Climate change has been a growing issue for years, and it’s only going to continue being so unless we put a lid on our emissions. This is why 197 countries, including Canada, signed the Paris Agreement back in 2016. Its aim is to reduce greenhouse gas (GHG) emissions by 2030, eventually pursuing efforts to keep the global temperature below 1.5°C within the century.
It’s a slow and difficult progress, one that even Canada struggles with. While the country’s GHG emissions have been reducing for the last decade, it still isn’t enough for us to meet our sustainability goals.
Climate Action and Awareness Fund
Fortunately the government has been very supportive of the effort to reverse climate change, and has taken a further step this year to ensure this happens. On September 17, the Hon. Jonathan Wilkinson, Minister of Environment and Climate Change, announced the creation of the Climate Action and Awareness Fund. With it, the government will invest $206 million in several projects whose aim is to reduce Canada’s GHG emissions.
“The new Climate Action and Awareness Fund will create jobs for Canadians in science and technology, academia, and at the grassroots community level,” Wilkinson stated in a press release. “Our Government is proud to support these groups who are leading tangible action on climate change in their communities as we work as a country to exceed our Paris Agreement target and build a net-zero economy by 2050.”
Wilkinson has requested sustainability project ideas from communities that they were previously unable to launch due to a lack of funds. Some ideas he’s looking forward to receiving includes but is not limited to: transportation campaigns, green machinery, and more. Over the next five years, he promised that over $50 million will be allocated for this.
The remaining money will go to the other three priorities listed under the Climate Action and Awareness Fund, which are:
- Increasing climate youth awareness, engagement, and action
- Advancing climate science and technology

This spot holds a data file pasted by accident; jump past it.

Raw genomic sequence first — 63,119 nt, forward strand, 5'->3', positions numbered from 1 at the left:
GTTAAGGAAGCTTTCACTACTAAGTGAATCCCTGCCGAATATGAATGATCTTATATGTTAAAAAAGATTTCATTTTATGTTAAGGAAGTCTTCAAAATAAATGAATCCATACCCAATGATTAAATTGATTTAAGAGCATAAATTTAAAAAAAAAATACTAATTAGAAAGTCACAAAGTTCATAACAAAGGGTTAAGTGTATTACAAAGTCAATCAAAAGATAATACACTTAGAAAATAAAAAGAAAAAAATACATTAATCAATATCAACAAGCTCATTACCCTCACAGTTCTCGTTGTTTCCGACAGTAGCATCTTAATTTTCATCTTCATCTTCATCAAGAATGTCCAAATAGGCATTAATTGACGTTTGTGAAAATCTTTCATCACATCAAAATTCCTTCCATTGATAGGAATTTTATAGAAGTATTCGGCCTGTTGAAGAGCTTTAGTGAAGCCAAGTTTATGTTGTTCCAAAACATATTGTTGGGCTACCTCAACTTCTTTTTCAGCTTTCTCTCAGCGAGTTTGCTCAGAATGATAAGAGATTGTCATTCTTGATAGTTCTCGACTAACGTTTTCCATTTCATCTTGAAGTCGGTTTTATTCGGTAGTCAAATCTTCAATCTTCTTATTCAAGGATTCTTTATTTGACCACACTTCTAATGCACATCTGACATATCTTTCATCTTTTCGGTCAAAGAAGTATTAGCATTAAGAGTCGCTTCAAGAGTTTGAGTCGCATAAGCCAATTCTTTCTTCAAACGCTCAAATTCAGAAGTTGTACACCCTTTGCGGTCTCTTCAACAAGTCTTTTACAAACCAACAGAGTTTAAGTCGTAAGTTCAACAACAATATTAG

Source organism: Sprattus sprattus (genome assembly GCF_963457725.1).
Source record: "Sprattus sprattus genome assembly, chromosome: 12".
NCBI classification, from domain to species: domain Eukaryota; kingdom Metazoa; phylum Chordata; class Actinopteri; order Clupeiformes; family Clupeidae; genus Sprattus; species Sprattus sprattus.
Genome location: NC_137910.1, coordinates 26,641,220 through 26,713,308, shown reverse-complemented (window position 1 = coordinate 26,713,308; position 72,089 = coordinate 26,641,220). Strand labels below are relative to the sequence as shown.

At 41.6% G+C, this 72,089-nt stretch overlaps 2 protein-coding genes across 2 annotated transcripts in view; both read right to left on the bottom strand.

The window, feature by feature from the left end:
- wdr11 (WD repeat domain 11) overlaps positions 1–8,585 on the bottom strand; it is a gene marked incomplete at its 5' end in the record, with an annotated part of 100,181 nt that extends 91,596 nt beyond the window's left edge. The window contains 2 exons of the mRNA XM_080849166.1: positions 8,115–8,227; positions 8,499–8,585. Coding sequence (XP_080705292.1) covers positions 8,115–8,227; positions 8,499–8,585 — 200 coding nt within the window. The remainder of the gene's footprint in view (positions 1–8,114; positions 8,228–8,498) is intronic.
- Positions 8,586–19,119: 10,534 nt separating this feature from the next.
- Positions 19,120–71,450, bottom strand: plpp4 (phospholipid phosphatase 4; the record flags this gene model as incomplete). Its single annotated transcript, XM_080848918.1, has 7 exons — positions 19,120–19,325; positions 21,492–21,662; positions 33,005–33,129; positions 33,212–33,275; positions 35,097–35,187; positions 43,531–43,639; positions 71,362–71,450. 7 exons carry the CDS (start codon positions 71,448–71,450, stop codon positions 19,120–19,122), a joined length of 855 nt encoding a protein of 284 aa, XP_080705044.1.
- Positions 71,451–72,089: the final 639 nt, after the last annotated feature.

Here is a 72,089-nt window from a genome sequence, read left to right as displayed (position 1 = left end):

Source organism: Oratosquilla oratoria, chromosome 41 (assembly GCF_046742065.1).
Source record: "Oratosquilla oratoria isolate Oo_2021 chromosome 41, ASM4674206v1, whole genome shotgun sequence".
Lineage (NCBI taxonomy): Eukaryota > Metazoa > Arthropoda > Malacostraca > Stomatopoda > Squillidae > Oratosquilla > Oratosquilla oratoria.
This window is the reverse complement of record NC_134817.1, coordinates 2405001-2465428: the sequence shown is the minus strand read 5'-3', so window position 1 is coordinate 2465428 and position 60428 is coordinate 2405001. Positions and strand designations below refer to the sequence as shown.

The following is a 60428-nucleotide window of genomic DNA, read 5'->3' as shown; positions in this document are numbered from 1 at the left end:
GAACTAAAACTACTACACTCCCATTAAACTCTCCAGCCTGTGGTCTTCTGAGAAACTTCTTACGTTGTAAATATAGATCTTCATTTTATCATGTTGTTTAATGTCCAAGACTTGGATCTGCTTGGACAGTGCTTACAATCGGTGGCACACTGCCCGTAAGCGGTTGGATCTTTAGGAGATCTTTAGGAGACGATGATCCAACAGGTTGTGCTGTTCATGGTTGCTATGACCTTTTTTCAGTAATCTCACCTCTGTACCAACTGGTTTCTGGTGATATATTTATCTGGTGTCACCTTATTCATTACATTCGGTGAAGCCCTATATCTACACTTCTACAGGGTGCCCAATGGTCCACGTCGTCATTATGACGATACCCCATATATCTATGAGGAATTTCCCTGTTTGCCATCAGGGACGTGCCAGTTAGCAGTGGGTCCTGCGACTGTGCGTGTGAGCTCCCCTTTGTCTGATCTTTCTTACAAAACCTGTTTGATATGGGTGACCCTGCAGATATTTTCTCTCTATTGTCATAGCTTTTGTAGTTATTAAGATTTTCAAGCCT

- Supporting academia and think tank organizations to better understand Canada’s transition to net-zero greenhouse gas emissions.
Therefore, expect much of the money to go into college grants for sustainability degrees, university research, and various events that will empower students to apply the basic principles of climate change no matter what career they go for.
Investing on, and for, the next generation
The Climate Action and Awareness Fund isn’t the government’s first project in the name of sustainability, and certainly not the first investment in schooling either. This commitment of the government to a well-educated populace is also exemplified by the creation of the Canada Education Savings Grant (CESG).
Through the CESG, the government matches 20% of any registered education saving plan contributions up to $2,500 per account child per year, or up to $500 per child. The extra money can be used to play for not just a college education, but internship programs and vocational courses too. Climate change institutions like the Environment and Climate Change Canada and the Environmental Careers Organization offer these types of programs, which a CESG can help support.
Similarly, private companies are producing their own programs to guide students into a successful career. Launching this fall is the Canada Skills Program—a project that will provide students the opportunity to acquire tech skills (like analytics and AI), allowing them to graduate with both a Microsoft certification, as well as their school’s credentials. So far, 12 post-secondary institutions, such as the University of British Columbia and Vancouver Community College are included in the program. In the many fields of sustainability, tech skills are also high in demand.
A completely sustainable world is still a faraway dream, but people are doing their best to make it a reality. Whether that’s by investing in climate change research, or ensuring that future professionals are equipped with the skills necessary to push for sustainability in every industry, we’ll reach a greener world eventually.